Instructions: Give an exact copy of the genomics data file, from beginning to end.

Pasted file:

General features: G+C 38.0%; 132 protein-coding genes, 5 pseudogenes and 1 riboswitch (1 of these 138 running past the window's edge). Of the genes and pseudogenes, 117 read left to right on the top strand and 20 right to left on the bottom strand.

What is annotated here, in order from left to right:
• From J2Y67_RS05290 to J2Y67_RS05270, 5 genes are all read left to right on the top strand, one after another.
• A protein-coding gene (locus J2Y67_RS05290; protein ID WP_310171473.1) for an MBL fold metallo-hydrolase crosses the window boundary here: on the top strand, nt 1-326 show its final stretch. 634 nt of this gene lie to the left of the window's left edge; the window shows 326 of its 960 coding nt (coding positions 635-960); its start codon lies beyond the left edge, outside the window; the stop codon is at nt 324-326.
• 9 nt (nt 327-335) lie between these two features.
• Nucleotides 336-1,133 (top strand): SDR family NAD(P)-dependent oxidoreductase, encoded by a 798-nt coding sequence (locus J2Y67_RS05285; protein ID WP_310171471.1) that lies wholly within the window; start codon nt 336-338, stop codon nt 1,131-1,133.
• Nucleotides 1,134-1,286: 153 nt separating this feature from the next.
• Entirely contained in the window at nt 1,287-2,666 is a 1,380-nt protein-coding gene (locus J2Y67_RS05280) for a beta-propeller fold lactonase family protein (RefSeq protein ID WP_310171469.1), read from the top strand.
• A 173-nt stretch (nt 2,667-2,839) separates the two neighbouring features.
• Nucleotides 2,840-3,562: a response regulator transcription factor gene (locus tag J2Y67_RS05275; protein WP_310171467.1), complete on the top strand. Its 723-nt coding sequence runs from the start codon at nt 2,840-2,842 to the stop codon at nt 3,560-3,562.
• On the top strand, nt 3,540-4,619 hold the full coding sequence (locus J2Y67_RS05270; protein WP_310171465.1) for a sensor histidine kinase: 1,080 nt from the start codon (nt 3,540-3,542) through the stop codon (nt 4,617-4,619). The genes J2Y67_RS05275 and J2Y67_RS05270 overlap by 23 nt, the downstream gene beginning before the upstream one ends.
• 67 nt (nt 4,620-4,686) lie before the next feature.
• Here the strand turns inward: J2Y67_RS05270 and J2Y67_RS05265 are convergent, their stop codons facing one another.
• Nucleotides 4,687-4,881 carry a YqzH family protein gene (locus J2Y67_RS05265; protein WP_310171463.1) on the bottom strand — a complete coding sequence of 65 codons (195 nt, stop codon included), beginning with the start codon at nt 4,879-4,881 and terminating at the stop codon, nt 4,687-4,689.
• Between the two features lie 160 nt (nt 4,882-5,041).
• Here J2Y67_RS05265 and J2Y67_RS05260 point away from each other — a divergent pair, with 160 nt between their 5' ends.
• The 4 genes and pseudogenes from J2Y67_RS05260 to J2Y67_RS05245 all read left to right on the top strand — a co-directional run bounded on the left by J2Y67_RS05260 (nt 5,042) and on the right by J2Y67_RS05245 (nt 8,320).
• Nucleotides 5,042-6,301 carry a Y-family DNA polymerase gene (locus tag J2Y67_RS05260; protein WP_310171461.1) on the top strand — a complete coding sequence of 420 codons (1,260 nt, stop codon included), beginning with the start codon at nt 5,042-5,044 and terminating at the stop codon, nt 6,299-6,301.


General features: G+C 38.0%; 132 protein-coding genes, 5 pseudogenes and 1 riboswitch (1 of these 138 running past the window's edge). Of the genes and pseudogenes, 117 read left to right on the top strand and 20 right to left on the bottom strand.

What is annotated here, in order from left to right:
• From J2Y67_RS05290 to J2Y67_RS05270, 5 genes are all read left to right on the top strand, one after another.
• A protein-coding gene (locus J2Y67_RS05290; protein ID WP_310171473.1) for an MBL fold metallo-hydrolase crosses the window boundary here: on the top strand, nt 1-326 show its final stretch. 634 nt of this gene lie to the left of the window's left edge; the window shows 326 of its 960 coding nt (coding positions 635-960); its start codon lies beyond the left edge, outside the window; the stop codon is at nt 324-326.
• 9 nt (nt 327-335) lie between these two features.
• Nucleotides 336-1,133 (top strand): SDR family NAD(P)-dependent oxidoreductase, encoded by a 798-nt coding sequence (locus J2Y67_RS05285; protein ID WP_310171471.1) that lies wholly within the window; start codon nt 336-338, stop codon nt 1,131-1,133.
• Nucleotides 1,134-1,286: 153 nt separating this feature from the next.
• Entirely contained in the window at nt 1,287-2,666 is a 1,380-nt protein-coding gene (locus J2Y67_RS05280) for a beta-propeller fold lactonase family protein (RefSeq protein ID WP_310171469.1), read from the top strand.
• A 173-nt stretch (nt 2,667-2,839) separates the two neighbouring features.
• Nucleotides 2,840-3,562: a response regulator transcription factor gene (locus tag J2Y67_RS05275; protein WP_310171467.1), complete on the top strand. Its 723-nt coding sequence runs from the start codon at nt 2,840-2,842 to the stop codon at nt 3,560-3,562.
• On the top strand, nt 3,540-4,619 hold the full coding sequence (locus J2Y67_RS05270; protein WP_310171465.1) for a sensor histidine kinase: 1,080 nt from the start codon (nt 3,540-3,542) through the stop codon (nt 4,617-4,619). The genes J2Y67_RS05275 and J2Y67_RS05270 overlap by 23 nt, the downstream gene beginning before the upstream one ends.
• 67 nt (nt 4,620-4,686) lie before the next feature.
• Here the strand turns inward: J2Y67_RS05270 and J2Y67_RS05265 are convergent, their stop codons facing one another.
• Nucleotides 4,687-4,881 carry a YqzH family protein gene (locus J2Y67_RS05265; protein WP_310171463.1) on the bottom strand — a complete coding sequence of 65 codons (195 nt, stop codon included), beginning with the start codon at nt 4,879-4,881 and terminating at the stop codon, nt 4,687-4,689.
• Between the two features lie 160 nt (nt 4,882-5,041).
• Here J2Y67_RS05265 and J2Y67_RS05260 point away from each other — a divergent pair, with 160 nt between their 5' ends.
• The 4 genes and pseudogenes from J2Y67_RS05260 to J2Y67_RS05245 all read left to right on the top strand — a co-directional run bounded on the left by J2Y67_RS05260 (nt 5,042) and on the right by J2Y67_RS05245 (nt 8,320).
• Nucleotides 5,042-6,301 carry a Y-family DNA polymerase gene (locus tag J2Y67_RS05260; protein WP_310171461.1) on the top strand — a complete coding sequence of 420 codons (1,260 nt, stop codon included), beginning with the start codon at nt 5,042-5,044 and terminating at the stop codon, nt 6,299-6,301.